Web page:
At his year-end news conference in December 2013, Russian President Vladimir Putin had plenty of reason to preen. Russian opposition to Western intervention in the Syrian conflict had won sympathy in many parts of the world. Ukraine, at that point, appeared firmly in Moscow’s orbit, and his vision of a Eurasian Union rivaling Europe looked a realistic prospect.
Putin’s hold on power, moreover, seemed so supreme that he had just pardoned jailed opposition figure Mikhail Khodorkovsky. A journalist attending the function even presented the Russian leader with a teddy bear.
Fast forward a year, and the picture is not so rosy. Putin’s annexation of Crimea has galvanized the West and pushed Kiev toward the European Union. The Russian economy, meanwhile, is in shambles, partially the result of sanctions imposed on Moscow because of its meddling in Ukraine, and also a result of the Russian currency’s shocking free fall.
Putin’s 2014 news conference ended a bit after three hours – one hour shorter than its equivalent the year before. Here are some main takeaways from the event.
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On the economy
Falling oil prices have led the ruble to fall 45 percent against the dollar this year. Putin struggled to offer anything more than a reassurance that the currency and Russia’s economy would bounce back. “Rates of growth may be slowing down, but the economy will still grow and our economy will overcome the current situation,” he said. “I believe about two years is the worst case scenario. After that, I believe growth is imminent.”
Putin blamed the economy’s predicament largely on “external factors,” a reference to both the plummeting oil prices and the toll of Western sanctions. Putin said Western sanctions on the country’s defense, oil and gas and banking sectors account for about “25 percent” of Russia’s current difficulties.
“Maybe we might have taken certain decisions more quickly,” Putin admitted, “but I still believe that the strategy the central bank is pursuing at the moment is quite adequate.”
On the Ukraine crisis
Putin stuck to his guns on Russia’s role in the conflict taking place across the border in Ukraine. He denounced the supposed “coup” that ousted pro-Moscow President Viktor Yanukovych in February and framed the separatist insurgency being waged by pro-Russian rebels in eastern Ukraine – with, many suspect, direct help from Putin’s government – as an uprising against Kiev’s harsh rule.
When questioned about his annexation of Crimea, the strategic Black Sea region dear to many generations of Moscow’s rulers, Putin rounded angrily on supposed Western hypocrisy. “Taking Texas from Mexico is fair, but whatever we are doing is not fair?” he asked, directing his comments at the United States.
Putin invoked his usual muscular Russian nationalism. Much of his rhetoric over the past year has centered on the glories and sacrifices of both Russia’s imperial and Soviet past. He said the West wanted the Russian bear to “just eat honey instead of hunting animals,” and continued with the metaphor: “They are trying to chain the bear. And when they manage to chain the bear, they will take out his fangs and claws.”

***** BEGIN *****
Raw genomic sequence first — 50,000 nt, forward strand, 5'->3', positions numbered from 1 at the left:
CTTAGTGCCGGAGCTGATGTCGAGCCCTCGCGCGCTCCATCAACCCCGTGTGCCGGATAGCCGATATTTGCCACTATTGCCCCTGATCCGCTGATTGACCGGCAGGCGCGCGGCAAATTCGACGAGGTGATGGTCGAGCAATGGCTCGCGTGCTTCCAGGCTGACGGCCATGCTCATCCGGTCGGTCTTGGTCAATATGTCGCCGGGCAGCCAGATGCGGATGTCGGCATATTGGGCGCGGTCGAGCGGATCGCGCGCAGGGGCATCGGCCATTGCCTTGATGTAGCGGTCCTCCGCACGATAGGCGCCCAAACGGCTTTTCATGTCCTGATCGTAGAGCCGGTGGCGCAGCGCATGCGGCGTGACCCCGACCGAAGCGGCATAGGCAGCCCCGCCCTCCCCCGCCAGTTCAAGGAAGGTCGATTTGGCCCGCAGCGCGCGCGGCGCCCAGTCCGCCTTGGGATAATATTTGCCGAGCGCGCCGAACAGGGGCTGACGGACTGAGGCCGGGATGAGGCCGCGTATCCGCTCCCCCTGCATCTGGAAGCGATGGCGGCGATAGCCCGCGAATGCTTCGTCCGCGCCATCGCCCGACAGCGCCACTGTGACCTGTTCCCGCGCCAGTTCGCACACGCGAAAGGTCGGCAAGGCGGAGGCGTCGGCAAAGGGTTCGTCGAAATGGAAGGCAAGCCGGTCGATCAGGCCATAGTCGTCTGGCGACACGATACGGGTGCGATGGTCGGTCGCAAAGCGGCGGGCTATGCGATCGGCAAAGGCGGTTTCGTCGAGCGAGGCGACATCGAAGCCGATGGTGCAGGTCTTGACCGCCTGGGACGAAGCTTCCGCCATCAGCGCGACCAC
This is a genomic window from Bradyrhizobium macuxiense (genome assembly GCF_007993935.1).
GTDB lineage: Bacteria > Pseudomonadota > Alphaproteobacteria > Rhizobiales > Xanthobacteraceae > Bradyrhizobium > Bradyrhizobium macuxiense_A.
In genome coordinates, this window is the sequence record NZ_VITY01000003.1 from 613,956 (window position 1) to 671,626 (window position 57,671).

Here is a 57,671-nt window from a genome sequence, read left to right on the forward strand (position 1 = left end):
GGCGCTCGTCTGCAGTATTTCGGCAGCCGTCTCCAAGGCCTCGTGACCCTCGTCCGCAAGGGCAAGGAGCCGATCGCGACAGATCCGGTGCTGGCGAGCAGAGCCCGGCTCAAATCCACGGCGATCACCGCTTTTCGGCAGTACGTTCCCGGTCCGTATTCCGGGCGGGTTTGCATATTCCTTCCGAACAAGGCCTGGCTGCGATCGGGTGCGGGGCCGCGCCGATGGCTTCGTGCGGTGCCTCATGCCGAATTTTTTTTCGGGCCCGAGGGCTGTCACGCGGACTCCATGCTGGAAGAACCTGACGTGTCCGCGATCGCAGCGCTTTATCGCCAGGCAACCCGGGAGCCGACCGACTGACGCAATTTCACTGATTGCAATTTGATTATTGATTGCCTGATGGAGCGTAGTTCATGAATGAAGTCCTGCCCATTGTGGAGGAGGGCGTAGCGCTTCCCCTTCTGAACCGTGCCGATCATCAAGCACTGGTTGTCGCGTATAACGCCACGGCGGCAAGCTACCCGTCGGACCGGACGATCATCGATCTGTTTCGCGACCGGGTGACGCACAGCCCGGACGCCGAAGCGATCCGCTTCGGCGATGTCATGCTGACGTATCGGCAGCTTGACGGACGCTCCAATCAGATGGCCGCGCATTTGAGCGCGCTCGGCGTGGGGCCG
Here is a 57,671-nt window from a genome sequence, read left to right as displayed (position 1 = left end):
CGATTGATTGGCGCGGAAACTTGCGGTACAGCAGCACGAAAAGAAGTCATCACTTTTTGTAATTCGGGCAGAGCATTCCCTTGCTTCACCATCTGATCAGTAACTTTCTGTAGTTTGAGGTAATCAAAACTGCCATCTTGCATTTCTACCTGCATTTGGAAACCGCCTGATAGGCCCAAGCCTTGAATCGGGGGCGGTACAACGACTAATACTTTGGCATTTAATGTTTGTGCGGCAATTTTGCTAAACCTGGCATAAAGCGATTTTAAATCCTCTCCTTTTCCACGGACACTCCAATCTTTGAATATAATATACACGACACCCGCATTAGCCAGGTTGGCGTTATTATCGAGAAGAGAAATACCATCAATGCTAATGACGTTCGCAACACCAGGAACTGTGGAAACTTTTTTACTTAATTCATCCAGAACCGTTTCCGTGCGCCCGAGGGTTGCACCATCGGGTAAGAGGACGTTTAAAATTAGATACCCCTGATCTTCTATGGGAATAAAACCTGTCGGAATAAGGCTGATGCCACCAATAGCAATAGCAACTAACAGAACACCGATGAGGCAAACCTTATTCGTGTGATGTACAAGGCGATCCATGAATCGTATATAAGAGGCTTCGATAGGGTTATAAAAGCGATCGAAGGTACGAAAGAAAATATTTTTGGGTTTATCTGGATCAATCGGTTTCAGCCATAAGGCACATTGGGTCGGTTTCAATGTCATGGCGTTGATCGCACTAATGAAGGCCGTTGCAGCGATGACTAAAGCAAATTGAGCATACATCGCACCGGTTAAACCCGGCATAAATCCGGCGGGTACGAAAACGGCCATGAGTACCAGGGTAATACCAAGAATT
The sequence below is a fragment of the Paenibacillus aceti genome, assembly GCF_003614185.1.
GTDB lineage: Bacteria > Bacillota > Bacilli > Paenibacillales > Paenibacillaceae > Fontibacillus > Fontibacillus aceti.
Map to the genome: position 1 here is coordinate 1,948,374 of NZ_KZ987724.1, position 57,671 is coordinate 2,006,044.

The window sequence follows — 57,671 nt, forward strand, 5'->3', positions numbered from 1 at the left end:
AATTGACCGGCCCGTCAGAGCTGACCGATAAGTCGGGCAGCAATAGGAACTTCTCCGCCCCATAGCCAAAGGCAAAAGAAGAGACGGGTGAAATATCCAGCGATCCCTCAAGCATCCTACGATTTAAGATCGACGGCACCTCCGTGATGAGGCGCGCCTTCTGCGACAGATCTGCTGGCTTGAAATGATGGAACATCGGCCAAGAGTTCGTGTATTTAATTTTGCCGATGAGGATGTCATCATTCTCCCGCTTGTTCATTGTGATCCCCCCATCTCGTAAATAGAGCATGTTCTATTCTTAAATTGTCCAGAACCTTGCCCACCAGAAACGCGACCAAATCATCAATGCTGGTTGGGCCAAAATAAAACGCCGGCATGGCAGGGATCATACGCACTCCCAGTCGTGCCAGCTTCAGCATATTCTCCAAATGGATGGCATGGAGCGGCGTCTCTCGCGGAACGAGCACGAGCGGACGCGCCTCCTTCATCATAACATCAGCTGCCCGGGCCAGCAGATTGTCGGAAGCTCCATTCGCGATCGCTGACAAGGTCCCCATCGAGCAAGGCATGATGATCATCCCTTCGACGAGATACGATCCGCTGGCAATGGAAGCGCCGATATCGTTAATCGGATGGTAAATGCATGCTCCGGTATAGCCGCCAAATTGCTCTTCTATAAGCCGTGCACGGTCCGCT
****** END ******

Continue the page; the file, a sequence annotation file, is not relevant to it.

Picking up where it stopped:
It’s language that may play well to a conservative base, but not on the international stage. Russia’s critics among the champions of the liberal international order in Brussels and Washington dislike Putin’s militarist bluster.
On internal dissent
According to The Washington Post’s Karoun Demirjian, a number of publications known to be critical of the Russian president never got a chance to ask Putin a direct question, proving that Putin still frowns upon dissent. But when he was asked about earlier remarks he made about a “fifth-column” of traitors in Russian society, Putin demurred. “My goal is to unite society, not divide it,” he said.
Still, the magnanimity of 2013 – when he released Khodorkovsky – was absent.
A Reuters reporter started asking a question: “How high are the risks of a coup d'etat in Russia? You blame things on external forces, but off the record, people even in your entourage, they blame you.”
“Give me their names,” Putin interjected, with a grin.
On Putin’s love life
The Russian president’s private life is the subject of intense speculation, but little certainty. After a decades-long marriage, Putin announced his divorce from his wife Lyudmila last year. Rumors have swirled since of Putin’s entanglement with various younger women, including former Olympic gymnast Alina Kabaeva.
Putin brooded over the subject of love in a speech in November, which my colleague Adam Taylor discussed in an earlier post. “The meaning of our whole life and existence is love,” he said at the time. “It is love to the family, to the children, to the motherland. This phenomenon is complicated, it lies at heart of any of our behaviors.”
At the news conference, Putin said he had a “warm relationship” with his ex-wife. And that he had found romance: “I have love in my life. I love and am loved.” A concerned world breathes a sigh of relief.
Ishaan Tharoor writes about foreign affairs for The Washington Post. He previously was a senior editor at TIME, based first in Hong Kong and later in New York.
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